VALE – Malheur County educators are mulling strategies to boost reading, writing and math scores as statewide test results – the first in three years – revealed steep learning declines after two years of pandemic-related disruptions.
The test, administered in May, is a yearly assessment conducted by the state to measure how well districts are preparing students to read, write and do math.
Test scores for Malheur County schools revealed significant declines below the state standard. Meanwhile, as education officials devise strategies based on the first comprehensive assessments since 2019, some county officials are concerned chronic absences could hinder efforts to close the gaps.
What the tests measure
Mark Redmond, Malheur County Education Service District superintendent, said the English and math assessments are given to students in grades 3 to 8 and 11, while the science assessments are taken by those in grades 5, 8 and 11.
Redmond said students who score a Level 3, 4 or 5 on a test have met or exceeded the state standards in each subject and are deemed on track to graduate.
A Level 2, he said, shows some proficiency in meeting the state’s minimum grade-level ability to reach the grade-level standard. Those who scored a Level 1, Redmond said, did not meet the state standard in a topic or missed the threshold of showing some proficiency.
Redmond said the Smarter Balance test is used to evaluate students at the end of the school year, which is beneficial in looking at the big picture. However, he said, the school districts use “formative” assessments, which allow them to measure how students are doing in real time and adjust accordingly.
Redmond said he is concerned about the overall attendance rates at the county’s school districts. Redmond said while the county’s attendance rates are well above Oregon’s 65% average, he said attendance is a metric he believes the county needs to address for schools to catch up in other areas.
However, he said, post-pandemic, some students have yet to return to school for in-person classes. Attendance rates across each district have been dropping since 2017. For example, in Nyssa’s 9-12 grades was 80.8% and dipped to 76.3% a year later in 2017, 72% in 2018-19 and fell to 68% in 2022.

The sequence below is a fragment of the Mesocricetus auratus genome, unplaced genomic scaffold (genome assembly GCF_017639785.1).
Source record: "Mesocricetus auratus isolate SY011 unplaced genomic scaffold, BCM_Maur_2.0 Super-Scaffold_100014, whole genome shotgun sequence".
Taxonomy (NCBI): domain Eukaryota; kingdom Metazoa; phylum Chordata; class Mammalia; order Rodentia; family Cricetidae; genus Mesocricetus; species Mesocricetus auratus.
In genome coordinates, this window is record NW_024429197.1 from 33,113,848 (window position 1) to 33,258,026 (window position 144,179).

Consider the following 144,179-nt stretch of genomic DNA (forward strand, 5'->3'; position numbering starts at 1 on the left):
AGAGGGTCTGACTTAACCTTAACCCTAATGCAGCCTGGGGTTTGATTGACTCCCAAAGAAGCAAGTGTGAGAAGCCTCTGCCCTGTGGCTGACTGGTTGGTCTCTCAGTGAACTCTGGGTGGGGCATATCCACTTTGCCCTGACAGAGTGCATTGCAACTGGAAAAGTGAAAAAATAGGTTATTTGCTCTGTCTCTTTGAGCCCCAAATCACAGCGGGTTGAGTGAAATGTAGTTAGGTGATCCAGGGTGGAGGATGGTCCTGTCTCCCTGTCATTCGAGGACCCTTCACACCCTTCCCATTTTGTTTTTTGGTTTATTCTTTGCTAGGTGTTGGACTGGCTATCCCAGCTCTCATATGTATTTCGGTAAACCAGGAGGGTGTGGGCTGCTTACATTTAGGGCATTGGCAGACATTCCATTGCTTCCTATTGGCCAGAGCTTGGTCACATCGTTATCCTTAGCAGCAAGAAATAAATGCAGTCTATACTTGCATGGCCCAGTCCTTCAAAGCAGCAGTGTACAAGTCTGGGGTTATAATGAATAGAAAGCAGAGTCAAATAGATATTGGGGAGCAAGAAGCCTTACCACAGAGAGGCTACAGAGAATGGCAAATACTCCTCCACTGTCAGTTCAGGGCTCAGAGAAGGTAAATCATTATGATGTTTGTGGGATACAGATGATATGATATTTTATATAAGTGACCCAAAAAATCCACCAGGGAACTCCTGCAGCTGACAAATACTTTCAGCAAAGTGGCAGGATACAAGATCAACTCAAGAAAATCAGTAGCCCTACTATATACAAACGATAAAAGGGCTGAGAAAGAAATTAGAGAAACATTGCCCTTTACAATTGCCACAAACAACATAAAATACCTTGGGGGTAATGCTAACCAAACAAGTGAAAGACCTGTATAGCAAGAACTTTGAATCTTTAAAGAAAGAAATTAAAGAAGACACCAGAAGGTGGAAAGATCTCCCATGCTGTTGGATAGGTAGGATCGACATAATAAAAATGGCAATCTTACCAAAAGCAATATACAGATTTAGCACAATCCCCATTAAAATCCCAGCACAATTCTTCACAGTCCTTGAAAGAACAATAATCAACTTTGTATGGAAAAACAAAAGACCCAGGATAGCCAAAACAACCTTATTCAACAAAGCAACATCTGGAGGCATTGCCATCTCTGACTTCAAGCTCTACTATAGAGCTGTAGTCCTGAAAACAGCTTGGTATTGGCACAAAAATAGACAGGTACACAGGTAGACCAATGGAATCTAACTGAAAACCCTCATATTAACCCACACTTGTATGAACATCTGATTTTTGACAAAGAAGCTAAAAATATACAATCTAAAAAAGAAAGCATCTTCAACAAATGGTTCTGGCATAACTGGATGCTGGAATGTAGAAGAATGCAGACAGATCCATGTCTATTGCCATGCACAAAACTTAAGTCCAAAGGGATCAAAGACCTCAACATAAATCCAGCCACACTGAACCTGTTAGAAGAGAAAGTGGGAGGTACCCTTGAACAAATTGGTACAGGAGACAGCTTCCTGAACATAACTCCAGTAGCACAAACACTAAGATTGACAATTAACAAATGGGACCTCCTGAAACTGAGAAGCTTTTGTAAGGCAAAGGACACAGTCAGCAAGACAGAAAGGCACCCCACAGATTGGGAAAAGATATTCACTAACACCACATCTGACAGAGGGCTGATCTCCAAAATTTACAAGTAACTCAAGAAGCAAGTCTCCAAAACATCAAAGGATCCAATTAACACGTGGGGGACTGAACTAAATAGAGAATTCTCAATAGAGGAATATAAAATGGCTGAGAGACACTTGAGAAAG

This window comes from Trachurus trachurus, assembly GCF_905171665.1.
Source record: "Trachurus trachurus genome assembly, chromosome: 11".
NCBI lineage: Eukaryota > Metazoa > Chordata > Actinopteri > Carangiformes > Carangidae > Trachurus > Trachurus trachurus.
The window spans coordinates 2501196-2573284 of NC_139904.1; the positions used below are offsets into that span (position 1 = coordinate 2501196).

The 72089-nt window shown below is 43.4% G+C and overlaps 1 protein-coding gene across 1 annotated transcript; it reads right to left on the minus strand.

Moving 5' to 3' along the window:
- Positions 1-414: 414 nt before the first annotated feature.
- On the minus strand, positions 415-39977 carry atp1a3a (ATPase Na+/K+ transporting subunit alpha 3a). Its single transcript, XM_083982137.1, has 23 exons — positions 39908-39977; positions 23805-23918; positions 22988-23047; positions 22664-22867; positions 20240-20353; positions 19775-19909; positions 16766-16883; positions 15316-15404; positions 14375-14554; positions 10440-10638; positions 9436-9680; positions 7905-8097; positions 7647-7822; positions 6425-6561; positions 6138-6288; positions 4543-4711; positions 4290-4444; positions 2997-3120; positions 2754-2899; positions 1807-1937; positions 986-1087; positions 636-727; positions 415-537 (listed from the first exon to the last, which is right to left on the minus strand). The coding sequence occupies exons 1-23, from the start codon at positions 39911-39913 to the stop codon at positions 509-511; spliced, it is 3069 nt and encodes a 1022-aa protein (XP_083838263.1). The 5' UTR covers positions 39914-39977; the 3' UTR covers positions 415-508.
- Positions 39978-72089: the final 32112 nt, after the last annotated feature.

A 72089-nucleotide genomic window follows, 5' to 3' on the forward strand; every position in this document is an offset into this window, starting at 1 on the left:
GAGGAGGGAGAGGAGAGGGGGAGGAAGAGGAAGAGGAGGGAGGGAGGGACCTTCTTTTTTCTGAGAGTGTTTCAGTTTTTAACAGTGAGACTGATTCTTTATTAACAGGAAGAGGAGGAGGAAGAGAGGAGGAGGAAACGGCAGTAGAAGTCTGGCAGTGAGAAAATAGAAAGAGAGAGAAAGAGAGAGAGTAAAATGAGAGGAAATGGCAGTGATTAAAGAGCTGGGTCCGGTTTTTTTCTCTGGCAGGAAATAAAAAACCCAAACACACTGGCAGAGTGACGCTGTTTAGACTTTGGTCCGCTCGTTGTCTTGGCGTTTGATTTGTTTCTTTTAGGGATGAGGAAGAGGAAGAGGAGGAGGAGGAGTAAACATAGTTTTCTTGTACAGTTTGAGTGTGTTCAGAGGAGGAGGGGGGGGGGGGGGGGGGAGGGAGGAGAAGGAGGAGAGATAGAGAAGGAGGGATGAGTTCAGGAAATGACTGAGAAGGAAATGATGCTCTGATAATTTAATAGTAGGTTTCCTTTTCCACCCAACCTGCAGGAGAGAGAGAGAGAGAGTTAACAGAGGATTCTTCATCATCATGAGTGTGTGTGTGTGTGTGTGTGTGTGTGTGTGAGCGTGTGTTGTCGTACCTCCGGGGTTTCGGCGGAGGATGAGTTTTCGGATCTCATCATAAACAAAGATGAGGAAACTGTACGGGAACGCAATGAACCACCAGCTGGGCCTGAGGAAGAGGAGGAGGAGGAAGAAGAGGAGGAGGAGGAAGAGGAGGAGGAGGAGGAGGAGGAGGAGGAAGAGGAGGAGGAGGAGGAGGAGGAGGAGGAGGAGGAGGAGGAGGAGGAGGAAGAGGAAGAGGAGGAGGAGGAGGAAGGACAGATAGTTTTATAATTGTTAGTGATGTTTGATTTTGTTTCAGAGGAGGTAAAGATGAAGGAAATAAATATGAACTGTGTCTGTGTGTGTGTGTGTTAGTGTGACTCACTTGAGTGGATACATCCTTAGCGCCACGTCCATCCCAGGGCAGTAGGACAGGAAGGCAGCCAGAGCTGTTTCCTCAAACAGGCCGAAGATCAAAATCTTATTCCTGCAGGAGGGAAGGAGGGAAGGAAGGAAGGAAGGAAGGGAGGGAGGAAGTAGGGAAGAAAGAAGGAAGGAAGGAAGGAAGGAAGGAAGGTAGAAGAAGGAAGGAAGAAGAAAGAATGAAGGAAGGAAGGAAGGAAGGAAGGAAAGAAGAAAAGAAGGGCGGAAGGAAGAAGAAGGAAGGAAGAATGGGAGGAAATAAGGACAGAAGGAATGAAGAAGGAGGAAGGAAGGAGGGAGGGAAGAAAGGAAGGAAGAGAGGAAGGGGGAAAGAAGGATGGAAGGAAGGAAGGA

Meanwhile, in 2016-17 Vale’s high school students had a regular attendance rate of 81.6% in 2017-18, 71% dipping to 68.6% in 2018-19 and plummeting to 50% in 2021-22.
With steep declines and a skills deficit among a wide swath of the students, Redmond said attendance is crucial in closing the gaps.
That is worrying educators, Redmond said.
“If the student’s attendance is down,” he said, “then how can we catch them up if they’re not in school?”
He said the reasons for absence are not clear, but post-covid, it appears that many students have opted not to return to school regularly.
“We have a lot of kids that are still at home,” Redmond said, “and we know that they do not learn that well (at home).”
He said these are not students enrolled in online or hybrid classes but instead are registered to attend in-person classes.
Without a statewide enrollment mechanism, the county’s superintendents are working on drafting a countywide ordinance that could result in consequences to parents of a student who falls below a 90% attendance rate. Redmond said the details are being developed regarding how the ordinance would be enforced.
He said it would be positive. He said they are looking at training for parents through Lifeways. A penalty for a student, he said, would be suspension from the driver education program. Redmond said there are similar ordinances in Josephine and Lake counties.
The state assessment shows that 91% of freshmen in Ontario, the county’s largest district with 2,263 students, are on track to graduate.
The metric is one of the most significant, Redmond said, as it tracks those freshmen that did not fail any classes in their first year of high school.
An abundance of research shows when a first-year high school student flunks a class, their chances of getting a diploma reduce dramatically.
Ontario’s K-5 math scores were 25% in 2022, down from 26% in 2019 and 28.9% in 2018.